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22.7F: Bile

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    8049
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    Bile is a fluid produced by the liver that aids the process of digestion and the absorption of lipids in the small intestine.

     

    LEARNING OBJECTIVES

     

    Summarize the composition and function of bile

     

    KEY TAKEAWAYS

    Key Points

     

    • Bile is a composition of the following materials: water (85%), bile salts (10%), mucus and pigments (3%), fats (1%), inorganic salts (0.7%), and cholesterol (0.3%).
    • Bile can either drain directly into the duodenum or be temporarily stored in the gallbladder.
    • Bile, which is alkaline, also has the function of neutralizing any excess stomach acid in the small intestine.

     

    Key Terms

     

    • bile: A bitter, brownish-yellow or greenish-yellow secretion produced by the liver, stored in the gallbladder, and discharged into the duodenum, where it aids the process of digestion.

    This is a micrograph image of bile (seen as yellow material) in a liver biopsy.

     

    Bile: Micrograph of bile (yellow material) in a liver biopsy.

    Bile, or gall, is a bitter-tasting, dark-green to yellowish-brown fluid produced by the liver that aids the process of digestion of lipids in the small intestine. Bile is stored in the gallbladder, and upon eating is discharged into the duodenum through the bile duct. Bile is a composition of the following materials: water (85%), bile salts (10%), mucus and pigments (3%), fats (1%), inorganic salts (0.7%), and cholesterol (0.3%).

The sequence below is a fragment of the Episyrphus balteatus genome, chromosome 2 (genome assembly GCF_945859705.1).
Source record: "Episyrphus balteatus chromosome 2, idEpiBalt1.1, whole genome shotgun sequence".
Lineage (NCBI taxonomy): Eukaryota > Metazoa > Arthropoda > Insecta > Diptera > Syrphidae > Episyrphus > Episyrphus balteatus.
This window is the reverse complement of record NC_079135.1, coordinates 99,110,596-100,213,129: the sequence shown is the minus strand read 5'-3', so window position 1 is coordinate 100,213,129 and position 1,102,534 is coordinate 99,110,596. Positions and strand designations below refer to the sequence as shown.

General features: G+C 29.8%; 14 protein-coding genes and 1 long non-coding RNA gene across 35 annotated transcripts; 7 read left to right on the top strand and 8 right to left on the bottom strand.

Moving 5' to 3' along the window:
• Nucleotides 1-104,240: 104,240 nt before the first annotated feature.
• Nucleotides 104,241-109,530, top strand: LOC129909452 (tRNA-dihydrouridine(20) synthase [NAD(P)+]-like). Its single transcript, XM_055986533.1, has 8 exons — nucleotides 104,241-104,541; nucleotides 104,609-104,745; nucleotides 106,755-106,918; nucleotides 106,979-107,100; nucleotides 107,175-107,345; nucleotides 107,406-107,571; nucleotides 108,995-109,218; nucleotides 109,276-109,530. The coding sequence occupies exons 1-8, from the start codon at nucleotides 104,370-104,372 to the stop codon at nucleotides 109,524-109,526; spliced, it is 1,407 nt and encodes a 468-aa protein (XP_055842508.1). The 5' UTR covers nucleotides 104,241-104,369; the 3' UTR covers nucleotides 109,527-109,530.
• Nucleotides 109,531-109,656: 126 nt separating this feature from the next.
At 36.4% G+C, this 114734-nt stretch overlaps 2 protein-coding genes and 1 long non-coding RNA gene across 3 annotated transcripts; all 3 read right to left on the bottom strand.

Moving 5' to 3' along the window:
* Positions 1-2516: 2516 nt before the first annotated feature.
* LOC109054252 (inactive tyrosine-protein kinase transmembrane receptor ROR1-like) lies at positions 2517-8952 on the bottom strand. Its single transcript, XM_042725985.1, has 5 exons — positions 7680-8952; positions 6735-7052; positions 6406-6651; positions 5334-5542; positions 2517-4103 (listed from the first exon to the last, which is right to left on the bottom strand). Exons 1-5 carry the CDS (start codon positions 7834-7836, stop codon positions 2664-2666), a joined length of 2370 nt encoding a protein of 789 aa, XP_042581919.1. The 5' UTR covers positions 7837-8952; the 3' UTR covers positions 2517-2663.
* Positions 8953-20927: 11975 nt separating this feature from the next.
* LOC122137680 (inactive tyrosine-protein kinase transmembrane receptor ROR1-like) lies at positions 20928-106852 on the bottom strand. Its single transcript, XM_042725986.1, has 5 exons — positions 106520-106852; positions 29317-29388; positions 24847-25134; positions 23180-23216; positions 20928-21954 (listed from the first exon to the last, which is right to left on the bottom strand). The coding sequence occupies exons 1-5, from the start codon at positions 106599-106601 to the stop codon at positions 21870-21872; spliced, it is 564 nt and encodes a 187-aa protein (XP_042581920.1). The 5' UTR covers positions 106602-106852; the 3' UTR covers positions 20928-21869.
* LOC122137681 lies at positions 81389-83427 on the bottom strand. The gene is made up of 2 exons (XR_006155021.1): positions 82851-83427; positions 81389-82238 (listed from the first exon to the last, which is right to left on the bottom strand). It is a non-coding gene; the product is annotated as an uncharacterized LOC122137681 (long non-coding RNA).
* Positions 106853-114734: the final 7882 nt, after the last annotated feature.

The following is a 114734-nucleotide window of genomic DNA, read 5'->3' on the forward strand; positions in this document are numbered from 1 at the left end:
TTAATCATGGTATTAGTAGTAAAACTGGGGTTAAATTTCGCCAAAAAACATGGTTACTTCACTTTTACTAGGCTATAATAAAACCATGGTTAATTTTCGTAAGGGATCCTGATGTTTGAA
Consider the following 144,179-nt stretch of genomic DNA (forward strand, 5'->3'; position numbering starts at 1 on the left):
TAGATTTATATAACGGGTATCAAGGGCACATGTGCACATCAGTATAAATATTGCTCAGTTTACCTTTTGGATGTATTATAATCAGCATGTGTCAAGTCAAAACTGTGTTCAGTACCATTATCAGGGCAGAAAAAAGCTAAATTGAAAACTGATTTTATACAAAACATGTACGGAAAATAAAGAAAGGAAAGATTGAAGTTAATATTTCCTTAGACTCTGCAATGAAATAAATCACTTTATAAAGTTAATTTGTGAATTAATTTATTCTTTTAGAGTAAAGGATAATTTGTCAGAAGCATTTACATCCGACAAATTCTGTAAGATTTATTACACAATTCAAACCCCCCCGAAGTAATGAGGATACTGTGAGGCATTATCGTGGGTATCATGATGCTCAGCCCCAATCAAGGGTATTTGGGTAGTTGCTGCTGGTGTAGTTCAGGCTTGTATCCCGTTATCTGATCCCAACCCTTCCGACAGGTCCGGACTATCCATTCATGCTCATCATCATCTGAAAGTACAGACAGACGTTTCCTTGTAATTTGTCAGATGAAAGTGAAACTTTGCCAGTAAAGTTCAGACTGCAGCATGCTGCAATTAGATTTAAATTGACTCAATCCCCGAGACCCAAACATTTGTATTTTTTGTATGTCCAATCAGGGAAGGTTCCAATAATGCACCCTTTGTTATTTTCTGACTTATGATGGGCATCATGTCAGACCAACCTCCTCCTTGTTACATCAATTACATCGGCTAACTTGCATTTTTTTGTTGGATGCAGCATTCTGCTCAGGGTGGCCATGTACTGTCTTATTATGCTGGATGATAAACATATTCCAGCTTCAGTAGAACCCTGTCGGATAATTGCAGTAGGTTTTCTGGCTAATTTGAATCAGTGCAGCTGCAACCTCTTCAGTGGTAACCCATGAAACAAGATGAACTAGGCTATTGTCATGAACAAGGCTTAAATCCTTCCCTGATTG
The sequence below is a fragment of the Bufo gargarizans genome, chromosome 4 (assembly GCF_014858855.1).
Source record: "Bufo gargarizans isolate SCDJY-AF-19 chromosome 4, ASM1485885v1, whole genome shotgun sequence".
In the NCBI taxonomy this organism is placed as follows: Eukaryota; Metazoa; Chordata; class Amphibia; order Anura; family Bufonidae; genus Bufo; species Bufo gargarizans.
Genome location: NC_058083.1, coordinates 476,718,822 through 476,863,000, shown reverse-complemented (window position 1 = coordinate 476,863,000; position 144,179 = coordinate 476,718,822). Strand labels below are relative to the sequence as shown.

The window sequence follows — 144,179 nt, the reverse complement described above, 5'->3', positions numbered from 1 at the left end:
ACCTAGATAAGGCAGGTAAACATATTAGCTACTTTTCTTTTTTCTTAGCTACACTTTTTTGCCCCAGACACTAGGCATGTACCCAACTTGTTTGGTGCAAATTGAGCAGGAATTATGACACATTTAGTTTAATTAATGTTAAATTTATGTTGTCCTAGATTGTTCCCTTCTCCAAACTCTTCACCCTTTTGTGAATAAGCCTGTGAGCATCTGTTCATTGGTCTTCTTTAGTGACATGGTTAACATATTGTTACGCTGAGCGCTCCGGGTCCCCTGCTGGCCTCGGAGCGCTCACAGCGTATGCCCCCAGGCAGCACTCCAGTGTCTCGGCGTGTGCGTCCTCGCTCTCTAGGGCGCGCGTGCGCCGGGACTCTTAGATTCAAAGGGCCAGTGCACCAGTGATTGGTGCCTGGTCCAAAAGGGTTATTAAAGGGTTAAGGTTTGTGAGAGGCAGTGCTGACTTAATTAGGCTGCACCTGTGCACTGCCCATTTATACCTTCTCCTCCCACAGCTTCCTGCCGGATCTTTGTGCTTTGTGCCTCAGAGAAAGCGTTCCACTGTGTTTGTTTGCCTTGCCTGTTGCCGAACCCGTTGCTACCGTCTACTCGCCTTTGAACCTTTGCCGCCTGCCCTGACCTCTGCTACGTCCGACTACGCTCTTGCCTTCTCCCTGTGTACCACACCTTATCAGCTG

Bile acts as a surfactant, helping to emulsify the fats in the food, in the same way that soap emulsifies fat. The bile salts are ionically charged, with a hydrophobic end and a hydrophillic end.

    When exposed to water mixed with fat, such as in the small intestine, the bile salts congregate around a fat droplet with their hydrophobic side pointing towards the fat and their hydrophillic side pointing towards the water. This increases the surface area of the fat and allows greater access by the pancreatic enzymes that break down fats.

    Since bile increases the absorption of fats, it is an important part of the absorption of the fat-soluble vitamins, such as the vitamins D, E, K, and A.

    Besides its digestive function, bile serves also as the route of excretion for bilirubin, a waste byproduct of red blood cells that is recycled by the liver. The alkaline bile also has the function of neutralizing any excess stomach acid before it enters the ileum, the final section of the small intestine.

    Bile salts also act as bactericides, destroying many of the microbes that may be present in the food.

    This is a drawing of bile salt action on lipids. The image shows a circle labeled lipid surrounded by bile salts.

     

    Bile salt action on lipids: Bile salts congregate around fat and separate them into small droplets called micelles.

     

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